Todd Williams, fallen gentle giant, remembered in funeral

jdill@bradenton.comJanuary 18, 2014 

ONECO -- There was crying, laughing, clapping and standing ovations.

But most importantly, there were countless stories reflecting Todd Williams' life that were shared, showing just how many lives he touched.

Williams was laid to rest Saturday at the Happy Gospel Church, 12 days after he was found deceased at the Sarasota Suites hotel room he had lived in for the last six years.

The 35-year-old former Southeast High, Florida State University and Tennessee Titans football player suffered from a month-long stomach pain. The Manatee County Sheriff's Office responded to a call on Monday, Jan. 6, and found him deceased in a Manatee County hotel room. They did not find any evidence of foul play.

The cause of death has not been determined yet, pending a toxicology report that can take about six weeks for results.

On Saturday, several friends and family paid tribute to Williams, who overcame a troubled youth to receive a college degree from FSU in criminology and sociology as well as earn the NCAA's Inspirational Athlete of the

Year award in 2002.

The program included a standing ovation when Pastor Timothy Dyson took the microphone and shared his story of encountering Williams.

Dyson bought a bicycle for the 6-foot-5, 330-pound offensive lineman when Williams was a youth, and he used that to ride around town and into the church where Dyson preached.

A Southeast High Seminole

Williams also rode that bicycle to Southeast when he chose to play football for head coach Paul Maechtle.

"It was that day in 1995 when Todd rode in on a bicycle, looking awkward as heck on that little trike," Maechtle said. "He came in with a laundry list and baggage that included different places and grades, and we created a blueprint for him that if you follow some things that we told you, there's a chance you can turn this football experience into maybe a college education and some things that you might be able to experience later on."

Williams, who is survived by his mother, Ozepher Fluker; his brother, Dennard Fluker; his sister, Monica Harris; and his son, Todd L. Williams Jr., became a social studies and history teacher at the Manatee Y Technological High School and was a volunteer assistant coach at Palmetto High at the end of his life.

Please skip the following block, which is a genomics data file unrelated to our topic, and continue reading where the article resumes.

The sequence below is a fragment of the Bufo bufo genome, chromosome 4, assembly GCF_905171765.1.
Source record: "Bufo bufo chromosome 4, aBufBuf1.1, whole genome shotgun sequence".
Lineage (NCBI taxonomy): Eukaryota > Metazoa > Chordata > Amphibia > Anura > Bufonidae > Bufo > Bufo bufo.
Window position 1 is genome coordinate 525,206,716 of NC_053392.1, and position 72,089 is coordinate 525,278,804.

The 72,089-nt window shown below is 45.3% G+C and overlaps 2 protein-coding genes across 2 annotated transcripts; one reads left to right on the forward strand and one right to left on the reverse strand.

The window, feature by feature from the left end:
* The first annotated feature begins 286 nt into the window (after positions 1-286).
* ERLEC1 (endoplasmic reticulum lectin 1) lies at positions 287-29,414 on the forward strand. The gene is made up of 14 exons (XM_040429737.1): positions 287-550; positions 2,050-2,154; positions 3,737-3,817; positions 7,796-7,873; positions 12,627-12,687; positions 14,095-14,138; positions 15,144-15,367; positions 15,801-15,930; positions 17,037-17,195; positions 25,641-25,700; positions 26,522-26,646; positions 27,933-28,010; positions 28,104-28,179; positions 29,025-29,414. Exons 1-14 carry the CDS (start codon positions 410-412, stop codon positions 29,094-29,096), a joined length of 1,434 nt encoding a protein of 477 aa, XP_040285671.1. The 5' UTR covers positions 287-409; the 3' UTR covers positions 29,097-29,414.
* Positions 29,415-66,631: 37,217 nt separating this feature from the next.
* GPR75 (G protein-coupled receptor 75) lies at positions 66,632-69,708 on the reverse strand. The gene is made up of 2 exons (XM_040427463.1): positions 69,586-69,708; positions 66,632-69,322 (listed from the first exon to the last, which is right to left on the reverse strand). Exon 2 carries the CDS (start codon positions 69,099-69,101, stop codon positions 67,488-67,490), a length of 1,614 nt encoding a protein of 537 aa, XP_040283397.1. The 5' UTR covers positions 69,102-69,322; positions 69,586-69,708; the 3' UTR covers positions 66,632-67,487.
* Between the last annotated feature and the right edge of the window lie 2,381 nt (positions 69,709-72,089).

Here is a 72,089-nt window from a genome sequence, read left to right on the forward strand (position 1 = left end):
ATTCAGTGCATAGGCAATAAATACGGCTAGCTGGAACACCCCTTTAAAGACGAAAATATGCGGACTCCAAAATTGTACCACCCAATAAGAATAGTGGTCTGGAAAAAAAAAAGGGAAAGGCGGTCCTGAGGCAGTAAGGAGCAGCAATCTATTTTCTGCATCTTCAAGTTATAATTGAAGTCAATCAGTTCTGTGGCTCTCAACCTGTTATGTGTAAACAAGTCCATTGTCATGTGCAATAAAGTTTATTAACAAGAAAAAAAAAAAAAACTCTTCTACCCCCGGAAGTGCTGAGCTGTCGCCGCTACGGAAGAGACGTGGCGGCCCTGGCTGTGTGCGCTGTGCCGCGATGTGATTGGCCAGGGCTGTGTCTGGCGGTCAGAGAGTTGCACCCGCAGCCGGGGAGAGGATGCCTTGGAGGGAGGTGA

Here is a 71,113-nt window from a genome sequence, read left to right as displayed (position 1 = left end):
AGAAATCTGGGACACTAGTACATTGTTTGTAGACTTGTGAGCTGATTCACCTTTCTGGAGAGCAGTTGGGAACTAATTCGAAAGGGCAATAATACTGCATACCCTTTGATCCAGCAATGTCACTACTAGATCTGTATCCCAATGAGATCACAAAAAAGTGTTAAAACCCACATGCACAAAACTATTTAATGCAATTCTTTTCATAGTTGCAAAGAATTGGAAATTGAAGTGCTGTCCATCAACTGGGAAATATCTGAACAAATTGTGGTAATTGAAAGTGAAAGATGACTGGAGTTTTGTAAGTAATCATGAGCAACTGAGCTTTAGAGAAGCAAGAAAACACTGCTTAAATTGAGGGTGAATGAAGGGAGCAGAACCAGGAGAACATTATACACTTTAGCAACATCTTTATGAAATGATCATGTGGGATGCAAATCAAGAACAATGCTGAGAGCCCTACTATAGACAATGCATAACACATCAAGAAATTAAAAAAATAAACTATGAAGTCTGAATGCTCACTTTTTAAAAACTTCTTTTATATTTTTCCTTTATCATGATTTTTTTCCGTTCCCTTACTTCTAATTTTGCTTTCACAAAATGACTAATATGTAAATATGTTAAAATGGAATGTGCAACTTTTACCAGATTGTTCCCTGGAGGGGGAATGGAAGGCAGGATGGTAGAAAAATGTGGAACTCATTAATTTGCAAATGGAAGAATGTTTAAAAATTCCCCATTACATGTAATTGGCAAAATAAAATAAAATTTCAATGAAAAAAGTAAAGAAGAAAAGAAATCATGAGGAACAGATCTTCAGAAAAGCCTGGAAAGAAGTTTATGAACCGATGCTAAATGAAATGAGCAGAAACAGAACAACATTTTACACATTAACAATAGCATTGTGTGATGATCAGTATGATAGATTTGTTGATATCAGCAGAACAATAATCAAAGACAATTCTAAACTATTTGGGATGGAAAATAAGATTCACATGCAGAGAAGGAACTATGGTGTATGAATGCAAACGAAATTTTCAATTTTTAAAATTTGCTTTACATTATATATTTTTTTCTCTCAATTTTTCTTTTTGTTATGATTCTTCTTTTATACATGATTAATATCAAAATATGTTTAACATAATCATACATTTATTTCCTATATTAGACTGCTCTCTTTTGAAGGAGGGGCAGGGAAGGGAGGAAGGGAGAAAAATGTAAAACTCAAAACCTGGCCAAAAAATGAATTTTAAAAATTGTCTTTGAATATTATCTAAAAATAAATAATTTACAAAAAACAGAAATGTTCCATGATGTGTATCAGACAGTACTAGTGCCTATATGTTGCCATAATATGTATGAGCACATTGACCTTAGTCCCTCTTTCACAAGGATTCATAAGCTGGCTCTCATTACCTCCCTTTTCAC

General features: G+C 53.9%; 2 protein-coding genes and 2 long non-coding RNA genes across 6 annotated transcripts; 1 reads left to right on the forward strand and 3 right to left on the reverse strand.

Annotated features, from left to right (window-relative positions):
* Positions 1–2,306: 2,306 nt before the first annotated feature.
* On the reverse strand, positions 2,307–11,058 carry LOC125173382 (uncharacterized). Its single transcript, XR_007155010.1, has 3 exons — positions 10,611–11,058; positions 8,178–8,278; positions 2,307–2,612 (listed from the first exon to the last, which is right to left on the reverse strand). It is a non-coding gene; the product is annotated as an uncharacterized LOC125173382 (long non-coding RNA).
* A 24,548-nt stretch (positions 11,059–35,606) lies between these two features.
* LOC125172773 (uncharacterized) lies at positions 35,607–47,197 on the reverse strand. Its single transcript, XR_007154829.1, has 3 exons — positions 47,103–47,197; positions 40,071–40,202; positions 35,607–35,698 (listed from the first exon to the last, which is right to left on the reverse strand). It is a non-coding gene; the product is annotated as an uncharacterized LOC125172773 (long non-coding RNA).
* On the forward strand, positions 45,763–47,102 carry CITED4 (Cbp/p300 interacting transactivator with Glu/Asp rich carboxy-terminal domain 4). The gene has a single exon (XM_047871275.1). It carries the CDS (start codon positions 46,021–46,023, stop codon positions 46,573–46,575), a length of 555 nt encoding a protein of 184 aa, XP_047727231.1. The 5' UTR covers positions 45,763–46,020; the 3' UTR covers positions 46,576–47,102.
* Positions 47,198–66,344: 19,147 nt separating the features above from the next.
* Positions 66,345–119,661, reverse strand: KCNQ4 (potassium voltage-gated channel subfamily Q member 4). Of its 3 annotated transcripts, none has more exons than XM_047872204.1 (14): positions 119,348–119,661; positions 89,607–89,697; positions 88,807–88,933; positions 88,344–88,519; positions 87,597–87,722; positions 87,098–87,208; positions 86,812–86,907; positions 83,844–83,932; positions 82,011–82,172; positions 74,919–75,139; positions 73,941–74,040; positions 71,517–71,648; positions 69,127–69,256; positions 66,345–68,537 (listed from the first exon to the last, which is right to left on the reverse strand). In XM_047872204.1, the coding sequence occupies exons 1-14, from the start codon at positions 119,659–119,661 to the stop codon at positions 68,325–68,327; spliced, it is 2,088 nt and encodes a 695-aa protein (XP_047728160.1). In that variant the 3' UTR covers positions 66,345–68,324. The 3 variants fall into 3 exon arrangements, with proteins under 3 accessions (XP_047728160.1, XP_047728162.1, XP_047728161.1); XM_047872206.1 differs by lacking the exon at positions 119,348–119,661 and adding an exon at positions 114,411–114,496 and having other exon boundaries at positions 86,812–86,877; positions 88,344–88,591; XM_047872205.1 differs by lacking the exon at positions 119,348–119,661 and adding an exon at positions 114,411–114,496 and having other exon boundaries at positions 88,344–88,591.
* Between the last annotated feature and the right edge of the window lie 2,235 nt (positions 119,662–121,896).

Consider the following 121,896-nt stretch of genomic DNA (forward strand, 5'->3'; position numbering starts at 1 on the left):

"I was his offensive line coach at Southeast, and I've never had a player with the passion and the intensity," Palmetto head coach Dave Marino said. "… with Todd, the tougher I was on him and the more demanding I was of him, it just grew and it festered. It was like, 'How can this guy be so sweet and nice, and then when you get out on that field and you have two passionate people' … and he became a monster."

Marino told the story of how he expressed to Williams during his senior year to leave no doubt about Southeast no longer taking a back seat to Manatee as the king's of the county.

"I said, 'I want you to take that defense and I want you to drive them, and drive them until you get to the sideline. I want you to put them at the feet of (Manatee High) coach (Joe) Kinnan," Marino said. "Now you say these things and you try to motivate players, but you never think this is really going to happen. Coach Maech calls the (play), and I'm like, 'Oh giddy up.' And Todd drove this dude … and bam, right at the feet. Coach Kinnan had to back up and get out of the way. He looks over, but that's Todd."

His brother, Fluker, sang the song "Stand" that pushed the audience to give a standing ovation. A reflections portion followed that saw former Southeast and FSU teammates as well as former coaches speak in memory of Williams.

Friends remember Todd

Marc Timmons played with Williams at Southeast before the two parted ways at the college ranks: Williams went to the only school that he cared about, Florida State, while Timmons earned a scholarship to Iowa State.

"Todd and myself were going to a weightlifting meet, and I was in ninth grade," Timmons said. "And coach Dave Marino was like, 'Timmons, stop for a second. You've got a string or something hanging from your shirt. Oh, my bad. Those are your arms.' I had to be 14 or 15 at the time. I'm 32 now, and Todd sees me, that's the first thing he says. 'Hey Marc, you've got a string hanging from your shirt. I'm sorry, those are your arms.' "

Another Seminole, Chad Lee, spoke about the trash talking the two did when they squared off in college and to this day can't determine who won the battle in the trenches. Lee was a defensive end who matched up against Williams, an offensive lineman.

Maurice White played against Williams in high school at Manatee and recalled how he gave Williams a ride home from a teen club night.

He said they instantly bonded as if they'd known each other forever.

Ervin Gibbs, who played with Williams at Southeast, joined Christopher Mercer, JT Adams, Chris Woods, Marino and Maechtle with more anecdotal stories about Williams.

They each painted a picture of the type of person Williams was: a troubled youth who overcame adversity and would do anything for anyone. He was someone who wouldn't forget something, while being a giver -- down to the last penny or lint in his pocket.

And it's why the nearly three-hour funeral brought so many people together, and it's why Williams won't be forgotten anytime soon.

The Manatee Seminole Club of the Florida State Foundation as well as the Manatee County YMCA have set up college scholarships in Williams' memory. Southeast plans to plant a mighty oak tree, "tall and strong, just like Todd," to honor Williams.

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